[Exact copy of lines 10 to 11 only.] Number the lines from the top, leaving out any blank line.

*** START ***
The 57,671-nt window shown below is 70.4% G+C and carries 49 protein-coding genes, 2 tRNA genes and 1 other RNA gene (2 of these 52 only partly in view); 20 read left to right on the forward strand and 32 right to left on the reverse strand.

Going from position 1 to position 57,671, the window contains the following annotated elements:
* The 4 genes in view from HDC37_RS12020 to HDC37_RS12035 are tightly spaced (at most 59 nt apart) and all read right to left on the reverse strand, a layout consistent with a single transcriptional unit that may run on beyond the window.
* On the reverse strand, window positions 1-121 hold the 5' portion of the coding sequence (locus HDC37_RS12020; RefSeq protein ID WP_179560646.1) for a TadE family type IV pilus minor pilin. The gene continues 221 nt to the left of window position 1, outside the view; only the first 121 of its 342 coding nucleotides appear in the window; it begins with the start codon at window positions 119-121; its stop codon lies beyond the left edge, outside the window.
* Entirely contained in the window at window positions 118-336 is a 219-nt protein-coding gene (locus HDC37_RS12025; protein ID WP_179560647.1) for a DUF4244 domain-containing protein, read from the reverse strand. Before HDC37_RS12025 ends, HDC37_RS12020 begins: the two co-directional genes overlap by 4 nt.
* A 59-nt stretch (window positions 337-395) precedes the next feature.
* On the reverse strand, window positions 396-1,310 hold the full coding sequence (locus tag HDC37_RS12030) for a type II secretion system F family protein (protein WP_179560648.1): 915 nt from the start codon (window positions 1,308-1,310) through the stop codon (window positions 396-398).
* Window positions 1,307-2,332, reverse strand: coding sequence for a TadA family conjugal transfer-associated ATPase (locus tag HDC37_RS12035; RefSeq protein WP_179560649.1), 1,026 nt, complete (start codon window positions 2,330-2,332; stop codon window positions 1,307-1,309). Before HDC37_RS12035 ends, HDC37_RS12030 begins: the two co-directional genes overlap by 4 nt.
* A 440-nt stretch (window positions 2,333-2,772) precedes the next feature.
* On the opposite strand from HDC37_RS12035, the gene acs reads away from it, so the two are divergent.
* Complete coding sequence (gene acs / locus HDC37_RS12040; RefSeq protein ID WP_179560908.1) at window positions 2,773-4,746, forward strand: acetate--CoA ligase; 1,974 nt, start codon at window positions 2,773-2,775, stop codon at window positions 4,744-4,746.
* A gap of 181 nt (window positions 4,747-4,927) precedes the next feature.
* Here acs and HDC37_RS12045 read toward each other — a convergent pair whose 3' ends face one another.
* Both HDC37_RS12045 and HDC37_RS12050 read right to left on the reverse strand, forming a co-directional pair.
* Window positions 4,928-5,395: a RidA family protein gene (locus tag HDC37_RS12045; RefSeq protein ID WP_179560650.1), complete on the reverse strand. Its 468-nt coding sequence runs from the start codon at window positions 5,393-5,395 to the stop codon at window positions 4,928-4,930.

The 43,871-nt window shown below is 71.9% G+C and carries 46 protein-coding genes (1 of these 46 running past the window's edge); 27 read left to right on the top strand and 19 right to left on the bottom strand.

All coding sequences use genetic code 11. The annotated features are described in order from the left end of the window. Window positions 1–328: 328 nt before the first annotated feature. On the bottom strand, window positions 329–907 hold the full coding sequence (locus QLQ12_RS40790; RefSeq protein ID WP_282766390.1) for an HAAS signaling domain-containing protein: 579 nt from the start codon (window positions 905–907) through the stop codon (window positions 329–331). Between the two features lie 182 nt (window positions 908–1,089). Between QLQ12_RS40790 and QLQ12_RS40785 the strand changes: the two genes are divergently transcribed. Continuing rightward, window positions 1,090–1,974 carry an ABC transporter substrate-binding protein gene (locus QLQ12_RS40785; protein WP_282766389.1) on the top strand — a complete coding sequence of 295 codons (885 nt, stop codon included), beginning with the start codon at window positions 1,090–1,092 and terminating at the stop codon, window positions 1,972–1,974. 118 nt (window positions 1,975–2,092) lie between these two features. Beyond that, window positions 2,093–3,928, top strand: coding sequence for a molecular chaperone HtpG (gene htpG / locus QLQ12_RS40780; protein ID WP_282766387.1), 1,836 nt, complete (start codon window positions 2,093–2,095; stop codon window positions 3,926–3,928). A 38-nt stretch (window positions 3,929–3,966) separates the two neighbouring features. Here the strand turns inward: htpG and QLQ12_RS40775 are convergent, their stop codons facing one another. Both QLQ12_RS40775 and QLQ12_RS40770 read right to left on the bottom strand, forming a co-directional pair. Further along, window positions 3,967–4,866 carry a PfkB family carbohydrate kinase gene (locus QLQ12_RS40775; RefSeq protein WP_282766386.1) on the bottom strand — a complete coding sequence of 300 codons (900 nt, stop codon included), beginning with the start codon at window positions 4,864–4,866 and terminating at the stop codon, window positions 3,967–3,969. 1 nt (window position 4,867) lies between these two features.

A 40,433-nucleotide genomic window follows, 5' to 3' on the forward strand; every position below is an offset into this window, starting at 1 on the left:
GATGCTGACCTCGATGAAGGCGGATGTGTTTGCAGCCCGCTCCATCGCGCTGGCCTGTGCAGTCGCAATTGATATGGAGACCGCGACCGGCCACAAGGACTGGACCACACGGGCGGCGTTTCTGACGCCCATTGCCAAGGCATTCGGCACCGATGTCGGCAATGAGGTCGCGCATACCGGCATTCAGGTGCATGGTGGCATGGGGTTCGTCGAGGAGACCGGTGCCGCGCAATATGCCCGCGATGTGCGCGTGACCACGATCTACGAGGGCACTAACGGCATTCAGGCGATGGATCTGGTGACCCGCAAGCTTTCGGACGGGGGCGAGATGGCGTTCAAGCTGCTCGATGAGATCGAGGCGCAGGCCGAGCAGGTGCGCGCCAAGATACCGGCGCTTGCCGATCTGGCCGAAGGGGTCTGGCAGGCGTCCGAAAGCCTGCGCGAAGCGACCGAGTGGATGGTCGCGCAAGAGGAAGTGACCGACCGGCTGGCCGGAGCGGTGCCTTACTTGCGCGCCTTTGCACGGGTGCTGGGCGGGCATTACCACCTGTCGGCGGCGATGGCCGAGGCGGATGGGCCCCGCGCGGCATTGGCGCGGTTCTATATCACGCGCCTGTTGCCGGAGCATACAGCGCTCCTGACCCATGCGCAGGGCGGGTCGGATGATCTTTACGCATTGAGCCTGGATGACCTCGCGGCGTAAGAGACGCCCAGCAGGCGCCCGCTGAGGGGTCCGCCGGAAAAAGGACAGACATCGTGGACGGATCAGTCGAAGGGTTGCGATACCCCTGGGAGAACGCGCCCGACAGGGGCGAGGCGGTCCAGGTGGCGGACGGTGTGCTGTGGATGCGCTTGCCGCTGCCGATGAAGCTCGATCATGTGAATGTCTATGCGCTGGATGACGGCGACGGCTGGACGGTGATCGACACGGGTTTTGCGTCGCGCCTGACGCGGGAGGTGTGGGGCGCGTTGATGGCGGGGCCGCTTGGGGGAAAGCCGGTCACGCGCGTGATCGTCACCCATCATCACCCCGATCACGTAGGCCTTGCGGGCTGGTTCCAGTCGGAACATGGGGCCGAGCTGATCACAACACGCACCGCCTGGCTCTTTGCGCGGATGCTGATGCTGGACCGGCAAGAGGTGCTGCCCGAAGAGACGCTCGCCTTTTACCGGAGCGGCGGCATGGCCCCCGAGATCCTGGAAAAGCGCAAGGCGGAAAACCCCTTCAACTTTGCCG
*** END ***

* On the opposite strand from HDC37_RS12035, the gene acs reads away from it, so the two are divergent.
* Complete coding sequence (gene acs / locus HDC37_RS12040; RefSeq protein ID WP_179560908.1) at window positions 2,773-4,746, forward strand: acetate--CoA ligase; 1,974 nt, start codon at window positions 2,773-2,775, stop codon at window positions 4,744-4,746.